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Why the Nutritional Management of Acute Versus Chronic Kidney Disease Should Differ

      Does eating less or more protein affect kidney health? To answer this question, it is important to better understand the pathophysiology of renal function as it pertains to protein intake. Consistent data in both animal models and human subjects suggest that a high-protein diet leads to dilation of the afferent arterioles of the glomeruli. This is usually the result of an amino acid surge in the circulation upon a protein-rich meal. Consequently, increased intraglomerular pressure ensues, which results in elevated glomerular filtration rate (GFR), a phenomenon also known as “glomerular hyperfiltration.” Hence, there are two important but opposing scenarios vis-à-vis the quantity of the dietary protein intake and kidney function: (1) Higher protein intake can increase intraglomerular pressure, which is useful in the short term when we eat a large protein meal with high-protein content, so that we can ensure effective clearance of nitrogenous end products that are produced from eating too much protein, but in the long term, the resultant glomerular hyperfiltration may cause wear and tear and more loss of nephrons in the kidneys.
      • Ko G.J.
      • Obi Y.
      • Tortorici A.R.
      • Kalantar-Zadeh K.
      Dietary protein intake and chronic kidney disease.
      • Ko G.J.
      • Kalantar-Zadeh K.
      • Goldstein-Fuchs J.
      • Rhee C.M.
      Dietary approaches in the management of diabetic patients with kidney disease.
      (2) Less protein intake, on the other hand, leads to lower amounts of circulating amino acids, tighter afferent arterioles, lower intraglomerular pressure, and decreased GFR in the short term, which may help protect kidney glomeruli and confer kidney health longevity in the long term.
      • Kalantar-Zadeh K.
      • Fouque D.
      Nutritional management of chronic kidney disease.
      As to what types of proteins (animal- versus plant-based) can accentuate or mitigate these effects, there are limited and inconsistent data.
      • Kalantar-Zadeh K.
      • Moore L.W.
      Does kidney longevity mean healthy vegan food and less meat or is any low-protein diet good enough?.
      • Joshi S.
      • Shah S.
      • Kalantar-Zadeh K.
      Adequacy of plant-based proteins in chronic kidney disease.
      A 1990 study by Kontessis et al
      • Kontessis P.
      • Jones S.
      • Dodds R.
      • et al.
      Renal, metabolic and hormonal responses to ingestion of animal and vegetable proteins.
      showed that an animal-based protein diet increased GFR more than similar amounts of plant-based proteins and that glomerular hyperfiltration was observed in those eating meat and not vegetable-derived proteins. Nevertheless, until additional studies on the putative differential effects of a plant- versus animal-based diet become available, it is prudent to assume that higher dietary protein of any source increases GFR and may cause glomerular hyperfiltration.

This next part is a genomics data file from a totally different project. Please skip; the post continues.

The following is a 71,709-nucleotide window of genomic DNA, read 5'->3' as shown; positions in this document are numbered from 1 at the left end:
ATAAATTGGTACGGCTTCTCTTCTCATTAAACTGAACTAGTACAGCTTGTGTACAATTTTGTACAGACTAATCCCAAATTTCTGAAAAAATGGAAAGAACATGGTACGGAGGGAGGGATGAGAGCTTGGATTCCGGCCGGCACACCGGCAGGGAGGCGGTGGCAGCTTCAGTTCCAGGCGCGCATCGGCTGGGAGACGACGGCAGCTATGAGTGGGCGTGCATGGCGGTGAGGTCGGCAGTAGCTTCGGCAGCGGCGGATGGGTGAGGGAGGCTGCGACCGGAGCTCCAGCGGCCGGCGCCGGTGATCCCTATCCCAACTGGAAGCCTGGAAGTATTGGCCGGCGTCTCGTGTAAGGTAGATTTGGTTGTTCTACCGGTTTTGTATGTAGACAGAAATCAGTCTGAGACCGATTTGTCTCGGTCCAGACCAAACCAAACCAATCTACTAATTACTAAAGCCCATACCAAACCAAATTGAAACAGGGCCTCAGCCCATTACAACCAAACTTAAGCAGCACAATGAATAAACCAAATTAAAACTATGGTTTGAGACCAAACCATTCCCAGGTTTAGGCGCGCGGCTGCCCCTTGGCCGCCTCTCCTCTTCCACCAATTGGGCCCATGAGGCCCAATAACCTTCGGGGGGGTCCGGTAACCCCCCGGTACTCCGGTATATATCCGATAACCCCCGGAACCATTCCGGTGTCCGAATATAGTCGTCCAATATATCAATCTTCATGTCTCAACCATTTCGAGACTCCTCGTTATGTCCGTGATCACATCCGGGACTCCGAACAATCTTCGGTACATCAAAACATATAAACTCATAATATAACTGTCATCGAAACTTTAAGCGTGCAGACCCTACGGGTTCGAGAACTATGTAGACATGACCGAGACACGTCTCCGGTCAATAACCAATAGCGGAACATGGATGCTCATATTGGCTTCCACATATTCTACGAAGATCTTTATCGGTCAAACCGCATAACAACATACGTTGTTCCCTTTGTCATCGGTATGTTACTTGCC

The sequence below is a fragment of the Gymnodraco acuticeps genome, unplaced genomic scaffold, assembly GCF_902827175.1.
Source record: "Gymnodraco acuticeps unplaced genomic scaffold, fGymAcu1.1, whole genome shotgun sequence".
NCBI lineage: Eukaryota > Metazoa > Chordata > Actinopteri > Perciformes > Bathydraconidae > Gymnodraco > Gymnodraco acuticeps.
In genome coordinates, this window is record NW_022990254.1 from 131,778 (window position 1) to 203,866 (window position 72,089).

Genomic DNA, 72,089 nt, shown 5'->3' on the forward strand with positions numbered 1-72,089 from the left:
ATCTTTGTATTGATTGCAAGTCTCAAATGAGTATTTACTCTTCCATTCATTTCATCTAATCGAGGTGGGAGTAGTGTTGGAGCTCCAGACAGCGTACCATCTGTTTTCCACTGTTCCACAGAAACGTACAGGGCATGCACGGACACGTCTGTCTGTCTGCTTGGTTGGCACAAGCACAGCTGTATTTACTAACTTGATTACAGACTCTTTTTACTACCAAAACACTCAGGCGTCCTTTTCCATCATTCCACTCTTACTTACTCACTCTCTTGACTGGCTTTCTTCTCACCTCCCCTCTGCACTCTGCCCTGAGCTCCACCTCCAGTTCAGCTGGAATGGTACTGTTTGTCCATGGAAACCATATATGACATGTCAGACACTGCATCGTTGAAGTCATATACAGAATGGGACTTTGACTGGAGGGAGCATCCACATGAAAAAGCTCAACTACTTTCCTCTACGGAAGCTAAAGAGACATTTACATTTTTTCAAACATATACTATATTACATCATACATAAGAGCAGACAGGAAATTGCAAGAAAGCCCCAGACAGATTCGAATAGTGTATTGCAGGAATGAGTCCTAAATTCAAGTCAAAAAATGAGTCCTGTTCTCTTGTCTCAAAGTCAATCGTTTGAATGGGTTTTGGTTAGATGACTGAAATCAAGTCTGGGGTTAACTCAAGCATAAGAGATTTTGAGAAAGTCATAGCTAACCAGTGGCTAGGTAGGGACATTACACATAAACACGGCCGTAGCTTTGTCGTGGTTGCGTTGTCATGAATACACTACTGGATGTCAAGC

If an amino acid surge in the circulation dilates afferent arterioles and increases blood perfusion and intraglomerular pressure leading to glomerular hyperfiltration, would eating a low-carbohydrate, high-protein diet lead to higher risk of de novo chronic kidney disease (CKD)? On the other hand, should patients with acute kidney injury (AKI) receive high-protein nutrition during the acute event, regardless of their underlying CKD, so that glomerular perfusion would be accentuated? In this issue of the Journal of Renal Nutrition, a large cohort study of almost 1,800 healthy adults in Iran by Farhadnejad et al
      • Farhadnejad H.
      • Asghari G.
      • Emamat H.
      • Mirmiran P.
      • Azizi F.
      Low-carbohydrate high-protein diet is associated with increased risk of incident chronic kidney diseases among Tehranian adults.
      shows provocative findings that the highest versus lowest tertile of a low-carbohydrate, high-protein diet was associated with a 48% greater risk of incident CKD.
      • Ko G.J.
      • Obi Y.
      • Tortorici A.R.
      • Kalantar-Zadeh K.
      Dietary protein intake and chronic kidney disease.
      Among the strengths of this study are its prospective design, long follow-up duration of 6.1 years, the large representative study population, and the use of a validated food-frequency questionnaire. Some limitations include measuring the serum creatinine level only once and potential selection bias of having healthier persons. However, the latter limitation would dilute the found associations so that it is possible that a low-carbohydrate, high-protein diet would have an even more deleterious impact across kidney health among populations at large. The evidence from the study by Farhadnejad et al
      • Farhadnejad H.
      • Asghari G.
      • Emamat H.
      • Mirmiran P.
      • Azizi F.
      Low-carbohydrate high-protein diet is associated with increased risk of incident chronic kidney diseases among Tehranian adults.
      suggests that higher adherence to a low-carbohydrate, high-protein diet may increase the risk of incident CKD. There have been several recent studies with similar findings. A recent study in the Journal of Renal Nutrition by Malhorta et al
      • Malhotra R.
      • Lipworth L.
      • Cavanaugh K.L.
      • et al.
      Protein intake and long-term change in glomerular filtration rate in the Jackson heart study.
      suggested that among diabetic African-Americans, higher dietary protein intake was associated with greater decline in estimated GFR. A recent study by Esmeijer et al
      • Esmeijer K.
      • Geleijnse J.M.
      • de Fijter J.W.
      • Kromhout D.
      • Hoogeveen E.K.
      Dietary protein intake and kidney function decline after myocardial infarction: the Alpha Omega Cohort.
      reported on the dietary and kidney data of the Alpha-Omega Cohort, a prospective study of 4,837 Dutch patients aged 60-80 years with a prior history of myocardial infarction who took part in a clinical trial of low-dose omega-3 fatty acids.
      • Kromhout D.
      • Giltay E.J.
      • Geleijnse J.M.
      • Alpha Omega Trial G.